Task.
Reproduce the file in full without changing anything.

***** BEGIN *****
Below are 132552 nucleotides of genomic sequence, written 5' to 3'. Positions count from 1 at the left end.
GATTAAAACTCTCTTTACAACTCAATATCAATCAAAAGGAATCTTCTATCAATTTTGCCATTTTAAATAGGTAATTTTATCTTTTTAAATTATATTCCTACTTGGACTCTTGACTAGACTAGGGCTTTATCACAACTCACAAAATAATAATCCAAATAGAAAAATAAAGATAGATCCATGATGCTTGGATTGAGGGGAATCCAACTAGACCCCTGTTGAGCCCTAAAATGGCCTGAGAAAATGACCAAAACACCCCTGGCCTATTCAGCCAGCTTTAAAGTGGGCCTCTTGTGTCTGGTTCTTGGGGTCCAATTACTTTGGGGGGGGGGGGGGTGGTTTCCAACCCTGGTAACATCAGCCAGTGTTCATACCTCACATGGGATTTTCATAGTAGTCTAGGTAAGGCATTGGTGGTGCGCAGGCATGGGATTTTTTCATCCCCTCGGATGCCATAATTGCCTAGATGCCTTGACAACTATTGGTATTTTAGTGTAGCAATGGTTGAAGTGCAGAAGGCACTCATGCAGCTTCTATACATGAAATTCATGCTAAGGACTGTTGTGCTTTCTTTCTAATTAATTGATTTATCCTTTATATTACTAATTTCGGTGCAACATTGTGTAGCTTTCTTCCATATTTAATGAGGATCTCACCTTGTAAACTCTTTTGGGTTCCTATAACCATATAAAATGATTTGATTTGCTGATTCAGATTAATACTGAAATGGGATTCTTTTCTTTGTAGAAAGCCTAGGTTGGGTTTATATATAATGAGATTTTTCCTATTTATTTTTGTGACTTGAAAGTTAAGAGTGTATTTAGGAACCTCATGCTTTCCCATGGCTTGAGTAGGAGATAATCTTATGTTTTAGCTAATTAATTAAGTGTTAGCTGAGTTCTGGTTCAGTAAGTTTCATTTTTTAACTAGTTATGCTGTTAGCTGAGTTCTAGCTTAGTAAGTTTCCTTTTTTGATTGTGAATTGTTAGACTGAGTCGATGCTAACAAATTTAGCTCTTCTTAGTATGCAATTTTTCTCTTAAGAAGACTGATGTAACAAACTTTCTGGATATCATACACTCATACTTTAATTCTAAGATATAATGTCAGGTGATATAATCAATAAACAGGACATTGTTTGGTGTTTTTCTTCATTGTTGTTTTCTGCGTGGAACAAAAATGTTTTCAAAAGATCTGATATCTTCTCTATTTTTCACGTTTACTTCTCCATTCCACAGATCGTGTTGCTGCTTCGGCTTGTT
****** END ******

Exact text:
Below are 132552 nucleotides of genomic sequence, written 5' to 3'. Positions count from 1 at the left end.
GATTAAAACTCTCTTTACAACTCAATATCAATCAAAAGGAATCTTCTATCAATTTTGCCATTTTAAATAGGTAATTTTATCTTTTTAAATTATATTCCTACTTGGACTCTTGACTAGACTAGGGCTTTATCACAACTCACAAAATAATAATCCAAATAGAAAAATAAAGATAGATCCATGATGCTTGGATTGAGGGGAATCCAACTAGACCCCTGTTGAGCCCTAAAATGGCCTGAGAAAATGACCAAAACACCCCTGGCCTATTCAGCCAGCTTTAAAGTGGGCCTCTTGTGTCTGGTTCTTGGGGTCCAATTACTTTGGGGGGGGGGGGGGTGGTTTCCAACCCTGGTAACATCAGCCAGTGTTCATACCTCACATGGGATTTTCATAGTAGTCTAGGTAAGGCATTGGTGGTGCGCAGGCATGGGATTTTTTCATCCCCTCGGATGCCATAATTGCCTAGATGCCTTGACAACTATTGGTATTTTAGTGTAGCAATGGTTGAAGTGCAGAAGGCACTCATGCAGCTTCTATACATGAAATTCATGCTAAGGACTGTTGTGCTTTCTTTCTAATTAATTGATTTATCCTTTATATTACTAATTTCGGTGCAACATTGTGTAGCTTTCTTCCATATTTAATGAGGATCTCACCTTGTAAACTCTTTTGGGTTCCTATAACCATATAAAATGATTTGATTTGCTGATTCAGATTAATACTGAAATGGGATTCTTTTCTTTGTAGAAAGCCTAGGTTGGGTTTATATATAATGAGATTTTTCCTATTTATTTTTGTGACTTGAAAGTTAAGAGTGTATTTAGGAACCTCATGCTTTCCCATGGCTTGAGTAGGAGATAATCTTATGTTTTAGCTAATTAATTAAGTGTTAGCTGAGTTCTGGTTCAGTAAGTTTCATTTTTTAACTAGTTATGCTGTTAGCTGAGTTCTAGCTTAGTAAGTTTCCTTTTTTGATTGTGAATTGTTAGACTGAGTCGATGCTAACAAATTTAGCTCTTCTTAGTATGCAATTTTTCTCTTAAGAAGACTGATGTAACAAACTTTCTGGATATCATACACTCATACTTTAATTCTAAGATATAATGTCAGGTGATATAATCAATAAACAGGACATTGTTTGGTGTTTTTCTTCATTGTTGTTTTCTGCGTGGAACAAAAATGTTTTCAAAAGATCTGATATCTTCTCTATTTTTCACGTTTACTTCTCCATTCCACAGATCGTGTTGCTGCTTCGGCTTGTT